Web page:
"Formula 1 finds itself in a conundrum in terms of that relevance. As I've said on Sky F1 and in my columns in the past, I've always felt that these current V6 hybrid engines were a mistake because they're too heavy, too expensive and too complex. I know Formula 1 are currently working on the new 2026 engine and the relevance and importance of that will have just taken a great big step forward with this announcement.
"You can't imagine any other manufacturers wanting to join in with a super-expensive hybrid F1 engine now, it's not relevant to their future business models.
"So it's now about what F1 does next in terms of creating an exciting power unit for the show and the fans. We all miss the V8s and the V10s and Mick Schumacher driving Michael's 2004 car at Mugello the other week just reminded us how evocative and exciting the engines of that era were. For me, Formula 1 is entertainment first and foremost and we've got to have a power unit that entertains and excites."
Red Bull take – on behalf of both their works team and AlphaTauri – have recently committed to the new Concorde Agreement, which binds them to the championship until the end of 2025. "We look forward to embarking on a new era of innovation, development and success," said Red Bull boss Christian Horner, who said he understood and respected Honda's decision. "As a group, we will now take the time afforded to us to further evaluate and find the most competitive power unit solution for 2022 and beyond.”
Summary of the stakeholders take on the F1 exit
Honda's decision means that, as it stands, F1 will again have just three engine manufacturers in the 2022 season - Mercedes, Ferrari and Renault - to power 10 teams. So what needs to happen next to create a wider pool of manufacturers?
Ted Kravitz: "The current engines are so complicated and many people in the past have called them ridiculously and needlessly expensive. Those barriers have precluded an independent engine manufacturer being able to develop their own without someone just giving them half a billion pounds to get it done.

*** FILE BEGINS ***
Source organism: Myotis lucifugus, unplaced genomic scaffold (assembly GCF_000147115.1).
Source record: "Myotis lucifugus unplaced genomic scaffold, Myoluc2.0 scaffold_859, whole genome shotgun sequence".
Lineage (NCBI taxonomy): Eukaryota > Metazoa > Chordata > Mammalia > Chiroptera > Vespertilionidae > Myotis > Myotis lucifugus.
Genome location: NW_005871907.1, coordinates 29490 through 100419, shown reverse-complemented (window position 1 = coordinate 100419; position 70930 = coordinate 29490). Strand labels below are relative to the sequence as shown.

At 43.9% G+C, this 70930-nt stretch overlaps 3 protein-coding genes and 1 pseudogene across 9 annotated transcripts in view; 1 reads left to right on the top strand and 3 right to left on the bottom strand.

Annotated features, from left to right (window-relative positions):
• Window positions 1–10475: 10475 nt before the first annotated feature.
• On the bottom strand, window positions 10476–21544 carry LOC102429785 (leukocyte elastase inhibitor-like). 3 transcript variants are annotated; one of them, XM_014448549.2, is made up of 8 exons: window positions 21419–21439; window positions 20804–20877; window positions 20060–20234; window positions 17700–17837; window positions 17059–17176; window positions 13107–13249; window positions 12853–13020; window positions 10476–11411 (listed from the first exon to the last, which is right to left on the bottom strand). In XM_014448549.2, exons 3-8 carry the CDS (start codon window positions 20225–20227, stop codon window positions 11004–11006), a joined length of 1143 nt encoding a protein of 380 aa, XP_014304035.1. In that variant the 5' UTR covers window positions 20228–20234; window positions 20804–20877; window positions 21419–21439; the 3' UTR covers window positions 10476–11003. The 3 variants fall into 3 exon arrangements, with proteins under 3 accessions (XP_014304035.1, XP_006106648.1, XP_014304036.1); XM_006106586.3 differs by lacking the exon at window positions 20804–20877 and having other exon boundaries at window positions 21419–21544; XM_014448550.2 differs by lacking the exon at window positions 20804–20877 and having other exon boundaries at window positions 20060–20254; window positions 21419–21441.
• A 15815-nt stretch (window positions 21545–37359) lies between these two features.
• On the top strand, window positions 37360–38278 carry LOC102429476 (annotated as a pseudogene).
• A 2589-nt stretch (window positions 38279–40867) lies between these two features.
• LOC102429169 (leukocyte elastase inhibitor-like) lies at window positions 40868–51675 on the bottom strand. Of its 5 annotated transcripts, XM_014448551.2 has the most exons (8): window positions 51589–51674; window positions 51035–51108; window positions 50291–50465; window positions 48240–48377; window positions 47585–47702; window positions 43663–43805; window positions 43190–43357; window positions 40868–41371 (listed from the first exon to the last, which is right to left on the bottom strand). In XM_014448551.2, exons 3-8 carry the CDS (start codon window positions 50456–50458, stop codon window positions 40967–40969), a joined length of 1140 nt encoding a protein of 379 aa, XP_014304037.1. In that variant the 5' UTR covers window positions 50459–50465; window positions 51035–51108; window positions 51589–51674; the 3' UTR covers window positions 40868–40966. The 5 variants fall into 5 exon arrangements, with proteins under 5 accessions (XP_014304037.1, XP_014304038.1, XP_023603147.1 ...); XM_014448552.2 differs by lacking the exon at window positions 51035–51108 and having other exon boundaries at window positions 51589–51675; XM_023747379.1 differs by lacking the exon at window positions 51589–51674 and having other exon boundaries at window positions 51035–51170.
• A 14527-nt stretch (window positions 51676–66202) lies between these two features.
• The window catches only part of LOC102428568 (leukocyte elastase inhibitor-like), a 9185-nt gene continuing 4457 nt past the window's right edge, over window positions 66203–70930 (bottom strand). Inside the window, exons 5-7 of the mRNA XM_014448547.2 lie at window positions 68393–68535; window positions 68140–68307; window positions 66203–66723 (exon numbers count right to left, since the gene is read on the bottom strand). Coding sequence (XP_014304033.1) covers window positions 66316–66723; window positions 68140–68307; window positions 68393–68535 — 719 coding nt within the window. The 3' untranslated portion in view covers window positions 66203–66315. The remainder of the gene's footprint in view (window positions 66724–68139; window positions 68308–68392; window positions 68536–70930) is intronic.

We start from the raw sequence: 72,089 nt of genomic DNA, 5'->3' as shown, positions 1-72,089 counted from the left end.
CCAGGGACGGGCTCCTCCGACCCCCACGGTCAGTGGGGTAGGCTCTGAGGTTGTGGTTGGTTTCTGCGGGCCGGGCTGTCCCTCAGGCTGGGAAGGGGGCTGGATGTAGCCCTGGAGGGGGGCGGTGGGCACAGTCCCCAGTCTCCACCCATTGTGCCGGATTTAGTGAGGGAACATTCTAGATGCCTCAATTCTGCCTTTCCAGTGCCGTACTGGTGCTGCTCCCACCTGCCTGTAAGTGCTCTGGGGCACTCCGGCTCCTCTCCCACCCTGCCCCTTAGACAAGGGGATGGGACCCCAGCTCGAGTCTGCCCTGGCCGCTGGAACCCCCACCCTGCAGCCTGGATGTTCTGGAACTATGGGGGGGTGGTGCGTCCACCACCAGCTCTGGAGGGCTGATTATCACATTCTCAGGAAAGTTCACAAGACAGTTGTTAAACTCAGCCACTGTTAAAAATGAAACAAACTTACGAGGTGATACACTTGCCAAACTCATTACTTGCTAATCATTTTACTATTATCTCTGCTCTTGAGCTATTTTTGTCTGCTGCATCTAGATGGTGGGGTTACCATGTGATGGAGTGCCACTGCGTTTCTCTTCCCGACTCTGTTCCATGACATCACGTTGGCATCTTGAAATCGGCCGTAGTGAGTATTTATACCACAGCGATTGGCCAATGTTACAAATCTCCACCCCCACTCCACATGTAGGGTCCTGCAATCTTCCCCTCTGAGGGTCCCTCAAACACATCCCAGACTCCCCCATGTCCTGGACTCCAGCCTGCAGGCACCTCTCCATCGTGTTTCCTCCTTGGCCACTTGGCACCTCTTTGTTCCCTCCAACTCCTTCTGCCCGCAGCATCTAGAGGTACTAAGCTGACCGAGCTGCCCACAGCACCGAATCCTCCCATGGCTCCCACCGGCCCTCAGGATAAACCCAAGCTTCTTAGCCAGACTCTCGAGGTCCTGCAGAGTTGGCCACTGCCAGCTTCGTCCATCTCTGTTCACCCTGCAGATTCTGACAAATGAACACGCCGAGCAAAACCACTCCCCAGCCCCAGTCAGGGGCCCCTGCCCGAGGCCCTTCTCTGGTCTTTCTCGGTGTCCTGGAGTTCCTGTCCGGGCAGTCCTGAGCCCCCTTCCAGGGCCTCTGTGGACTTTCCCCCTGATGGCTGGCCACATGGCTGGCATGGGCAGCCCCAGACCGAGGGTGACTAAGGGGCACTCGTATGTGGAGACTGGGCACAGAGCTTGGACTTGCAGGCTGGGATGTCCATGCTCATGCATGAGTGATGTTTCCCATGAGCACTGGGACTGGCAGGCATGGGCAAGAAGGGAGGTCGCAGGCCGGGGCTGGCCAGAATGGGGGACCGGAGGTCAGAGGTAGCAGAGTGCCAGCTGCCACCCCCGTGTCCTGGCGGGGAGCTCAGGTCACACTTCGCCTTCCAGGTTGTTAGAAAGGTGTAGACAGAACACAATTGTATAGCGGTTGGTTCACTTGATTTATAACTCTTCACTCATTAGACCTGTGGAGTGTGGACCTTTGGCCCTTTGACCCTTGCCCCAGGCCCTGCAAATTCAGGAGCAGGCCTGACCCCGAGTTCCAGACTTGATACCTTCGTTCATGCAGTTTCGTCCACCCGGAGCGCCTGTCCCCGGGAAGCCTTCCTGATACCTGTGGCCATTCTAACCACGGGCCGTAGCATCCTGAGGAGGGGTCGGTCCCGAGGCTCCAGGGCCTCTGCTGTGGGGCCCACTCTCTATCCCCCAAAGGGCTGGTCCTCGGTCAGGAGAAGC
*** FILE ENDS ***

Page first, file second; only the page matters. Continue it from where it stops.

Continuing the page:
"So do you kill two birds with one stone to make it both cheaper and viable for independents to come back in and go back to normally-aspirated V8s or V10s? To do that for 2026 would mean that there could be independents back out there."
David Croft: "To avoid this situation in future whereby you haven't really got enough engine manufacturers on the grid, the sport itself could look at introducing a standard Internal Combustion Engine but with an ability for engine manufacturers or independent firms to develop the Energy Recovery System.
"Manufacturers would still be able to invest in that hybrid technology. With the development that's going into looking at alternative and sustainable fuels for the future as part of a greener Formula 1, is the opportunity also there for F1 to look at a single engine supply? It already has a single tyre supplier and making further moves into single-standardised parts."
Martin Brundle: "The latest engines are incredibly impressive pieces of equipment and design. But when you start discussing thermal efficiency you can almost hear fans groaning about it when you talk about it on the television. They're not tuning in for thermal efficiency numbers, they're tuning in to see gladiators fighting wheel-to-wheel. Formula 1 has got to remember that.
"There is a balance between the sport and the business of what we do.
"We've definitely got to get back to a situation where there can be third-party suppliers and you're not just relying on a board of people that you'll never meet making fundamental decisions that impact on Formula 1."